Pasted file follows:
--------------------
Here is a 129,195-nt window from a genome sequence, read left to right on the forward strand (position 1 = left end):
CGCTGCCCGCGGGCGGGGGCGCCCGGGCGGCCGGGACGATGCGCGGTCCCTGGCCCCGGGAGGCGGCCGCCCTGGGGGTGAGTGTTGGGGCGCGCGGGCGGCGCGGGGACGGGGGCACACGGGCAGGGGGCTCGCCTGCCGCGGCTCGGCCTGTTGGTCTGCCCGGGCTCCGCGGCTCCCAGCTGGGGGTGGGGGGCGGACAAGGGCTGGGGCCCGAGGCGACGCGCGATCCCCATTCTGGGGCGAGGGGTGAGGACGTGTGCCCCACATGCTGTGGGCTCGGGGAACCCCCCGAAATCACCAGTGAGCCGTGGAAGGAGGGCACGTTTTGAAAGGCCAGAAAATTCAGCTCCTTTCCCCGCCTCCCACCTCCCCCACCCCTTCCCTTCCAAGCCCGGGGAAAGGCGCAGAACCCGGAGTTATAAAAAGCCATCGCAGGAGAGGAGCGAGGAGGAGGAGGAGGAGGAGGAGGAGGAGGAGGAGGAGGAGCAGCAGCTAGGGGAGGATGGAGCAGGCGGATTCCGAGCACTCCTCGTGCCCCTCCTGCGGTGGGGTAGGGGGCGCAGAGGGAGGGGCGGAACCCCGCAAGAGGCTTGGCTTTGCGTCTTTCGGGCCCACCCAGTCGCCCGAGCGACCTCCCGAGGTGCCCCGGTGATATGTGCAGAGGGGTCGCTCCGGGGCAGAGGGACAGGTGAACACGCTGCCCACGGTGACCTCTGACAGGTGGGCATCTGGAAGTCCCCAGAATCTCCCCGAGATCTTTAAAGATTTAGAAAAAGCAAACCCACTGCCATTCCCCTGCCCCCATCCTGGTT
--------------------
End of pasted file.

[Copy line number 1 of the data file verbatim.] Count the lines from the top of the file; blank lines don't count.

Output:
Here is a 129,195-nt window from a genome sequence, read left to right on the forward strand (position 1 = left end):